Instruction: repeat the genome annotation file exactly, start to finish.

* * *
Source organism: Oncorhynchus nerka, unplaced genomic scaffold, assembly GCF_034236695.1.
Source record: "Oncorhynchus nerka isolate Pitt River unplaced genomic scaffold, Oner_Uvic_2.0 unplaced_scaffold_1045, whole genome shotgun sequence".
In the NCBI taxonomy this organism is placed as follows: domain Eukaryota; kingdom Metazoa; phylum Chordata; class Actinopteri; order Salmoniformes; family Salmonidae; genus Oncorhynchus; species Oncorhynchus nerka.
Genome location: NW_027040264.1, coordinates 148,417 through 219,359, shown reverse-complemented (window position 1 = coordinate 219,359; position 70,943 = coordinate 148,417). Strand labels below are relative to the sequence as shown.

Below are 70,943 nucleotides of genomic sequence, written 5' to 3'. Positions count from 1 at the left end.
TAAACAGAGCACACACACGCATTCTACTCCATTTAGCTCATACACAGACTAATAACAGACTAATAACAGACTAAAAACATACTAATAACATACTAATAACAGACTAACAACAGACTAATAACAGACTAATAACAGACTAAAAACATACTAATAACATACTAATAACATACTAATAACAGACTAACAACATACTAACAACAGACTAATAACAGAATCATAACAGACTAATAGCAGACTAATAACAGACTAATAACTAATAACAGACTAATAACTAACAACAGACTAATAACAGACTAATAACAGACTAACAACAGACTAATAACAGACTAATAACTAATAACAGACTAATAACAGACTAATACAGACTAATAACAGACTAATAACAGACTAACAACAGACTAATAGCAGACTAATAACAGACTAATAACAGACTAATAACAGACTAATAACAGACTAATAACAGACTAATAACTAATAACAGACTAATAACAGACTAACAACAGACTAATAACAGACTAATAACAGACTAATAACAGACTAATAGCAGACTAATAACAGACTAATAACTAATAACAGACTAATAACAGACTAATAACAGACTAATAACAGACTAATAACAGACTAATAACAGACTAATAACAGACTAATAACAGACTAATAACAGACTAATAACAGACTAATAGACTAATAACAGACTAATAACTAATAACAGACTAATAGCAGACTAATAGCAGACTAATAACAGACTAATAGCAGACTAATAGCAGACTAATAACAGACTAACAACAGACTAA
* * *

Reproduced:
Source organism: Oncorhynchus nerka, unplaced genomic scaffold, assembly GCF_034236695.1.
Source record: "Oncorhynchus nerka isolate Pitt River unplaced genomic scaffold, Oner_Uvic_2.0 unplaced_scaffold_1045, whole genome shotgun sequence".
In the NCBI taxonomy this organism is placed as follows: domain Eukaryota; kingdom Metazoa; phylum Chordata; class Actinopteri; order Salmoniformes; family Salmonidae; genus Oncorhynchus; species Oncorhynchus nerka.
Genome location: NW_027040264.1, coordinates 148,417 through 219,359, shown reverse-complemented (window position 1 = coordinate 219,359; position 70,943 = coordinate 148,417). Strand labels below are relative to the sequence as shown.

Below are 70,943 nucleotides of genomic sequence, written 5' to 3'. Positions count from 1 at the left end.
TAAACAGAGCACACACACGCATTCTACTCCATTTAGCTCATACACAGACTAATAACAGACTAATAACAGACTAAAAACATACTAATAACATACTAATAACAGACTAACAACAGACTAATAACAGACTAATAACAGACTAAAAACATACTAATAACATACTAATAACATACTAATAACAGACTAACAACATACTAACAACAGACTAATAACAGAATCATAACAGACTAATAGCAGACTAATAACAGACTAATAACTAATAACAGACTAATAACTAACAACAGACTAATAACAGACTAATAACAGACTAACAACAGACTAATAACAGACTAATAACTAATAACAGACTAATAACAGACTAATACAGACTAATAACAGACTAATAACAGACTAACAACAGACTAATAGCAGACTAATAACAGACTAATAACAGACTAATAACAGACTAATAACAGACTAATAACAGACTAATAACTAATAACAGACTAATAACAGACTAACAACAGACTAATAACAGACTAATAACAGACTAATAACAGACTAATAGCAGACTAATAACAGACTAATAACTAATAACAGACTAATAACAGACTAATAACAGACTAATAACAGACTAATAACAGACTAATAACAGACTAATAACAGACTAATAACAGACTAATAACAGACTAATAACAGACTAATAGACTAATAACAGACTAATAACTAATAACAGACTAATAGCAGACTAATAGCAGACTAATAACAGACTAATAGCAGACTAATAGCAGACTAATAACAGACTAACAACAGACTAA